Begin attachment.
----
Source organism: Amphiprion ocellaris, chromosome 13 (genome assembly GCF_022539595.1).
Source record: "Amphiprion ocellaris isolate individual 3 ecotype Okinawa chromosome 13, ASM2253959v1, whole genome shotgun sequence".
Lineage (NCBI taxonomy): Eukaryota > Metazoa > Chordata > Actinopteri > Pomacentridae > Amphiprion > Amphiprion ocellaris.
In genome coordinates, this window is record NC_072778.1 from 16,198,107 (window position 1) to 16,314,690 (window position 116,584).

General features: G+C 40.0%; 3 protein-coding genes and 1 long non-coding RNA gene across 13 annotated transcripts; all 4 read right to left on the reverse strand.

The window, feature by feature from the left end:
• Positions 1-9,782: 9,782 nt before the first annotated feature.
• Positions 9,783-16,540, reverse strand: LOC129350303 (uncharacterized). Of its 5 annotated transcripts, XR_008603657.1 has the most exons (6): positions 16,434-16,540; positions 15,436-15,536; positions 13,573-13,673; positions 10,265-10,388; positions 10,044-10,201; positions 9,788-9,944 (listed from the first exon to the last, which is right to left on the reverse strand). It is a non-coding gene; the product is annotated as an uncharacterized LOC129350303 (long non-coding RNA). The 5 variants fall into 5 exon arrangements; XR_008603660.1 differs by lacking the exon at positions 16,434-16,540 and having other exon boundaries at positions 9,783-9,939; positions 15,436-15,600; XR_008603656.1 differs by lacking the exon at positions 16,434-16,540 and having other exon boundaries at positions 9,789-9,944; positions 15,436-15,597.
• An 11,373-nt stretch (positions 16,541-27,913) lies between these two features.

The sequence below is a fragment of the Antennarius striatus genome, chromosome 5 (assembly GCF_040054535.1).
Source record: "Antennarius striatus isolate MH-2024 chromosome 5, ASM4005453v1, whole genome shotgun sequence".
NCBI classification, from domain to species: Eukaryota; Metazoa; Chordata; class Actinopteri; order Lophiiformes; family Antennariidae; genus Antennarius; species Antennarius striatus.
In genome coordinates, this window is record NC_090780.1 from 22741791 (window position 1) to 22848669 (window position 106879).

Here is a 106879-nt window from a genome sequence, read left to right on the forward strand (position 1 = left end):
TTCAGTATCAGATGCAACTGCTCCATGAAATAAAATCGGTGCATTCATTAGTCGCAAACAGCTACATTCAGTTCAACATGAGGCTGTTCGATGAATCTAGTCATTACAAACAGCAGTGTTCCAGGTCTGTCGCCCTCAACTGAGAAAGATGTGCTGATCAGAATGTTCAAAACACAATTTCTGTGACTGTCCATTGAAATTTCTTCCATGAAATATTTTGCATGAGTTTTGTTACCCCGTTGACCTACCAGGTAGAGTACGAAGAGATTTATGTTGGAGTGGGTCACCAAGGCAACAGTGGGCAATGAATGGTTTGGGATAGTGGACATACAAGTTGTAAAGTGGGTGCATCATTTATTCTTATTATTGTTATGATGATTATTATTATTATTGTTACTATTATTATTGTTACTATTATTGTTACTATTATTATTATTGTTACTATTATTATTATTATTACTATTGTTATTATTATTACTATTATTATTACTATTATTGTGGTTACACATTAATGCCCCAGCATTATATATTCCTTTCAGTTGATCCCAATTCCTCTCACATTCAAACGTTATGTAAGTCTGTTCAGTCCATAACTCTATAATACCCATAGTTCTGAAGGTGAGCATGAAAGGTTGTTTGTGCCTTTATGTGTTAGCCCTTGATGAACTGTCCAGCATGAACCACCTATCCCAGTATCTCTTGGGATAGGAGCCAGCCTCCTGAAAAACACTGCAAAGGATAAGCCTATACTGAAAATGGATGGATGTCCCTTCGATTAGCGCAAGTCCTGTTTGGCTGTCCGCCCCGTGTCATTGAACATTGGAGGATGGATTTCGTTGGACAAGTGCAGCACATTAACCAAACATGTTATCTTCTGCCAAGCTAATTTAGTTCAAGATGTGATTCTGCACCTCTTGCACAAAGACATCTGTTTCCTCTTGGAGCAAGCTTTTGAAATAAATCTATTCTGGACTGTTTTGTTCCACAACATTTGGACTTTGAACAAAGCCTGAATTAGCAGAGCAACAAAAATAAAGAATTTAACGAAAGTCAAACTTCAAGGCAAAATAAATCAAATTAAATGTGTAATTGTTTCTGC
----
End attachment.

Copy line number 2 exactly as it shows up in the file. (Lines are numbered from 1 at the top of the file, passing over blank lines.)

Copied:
Source record: "Amphiprion ocellaris isolate individual 3 ecotype Okinawa chromosome 13, ASM2253959v1, whole genome shotgun sequence".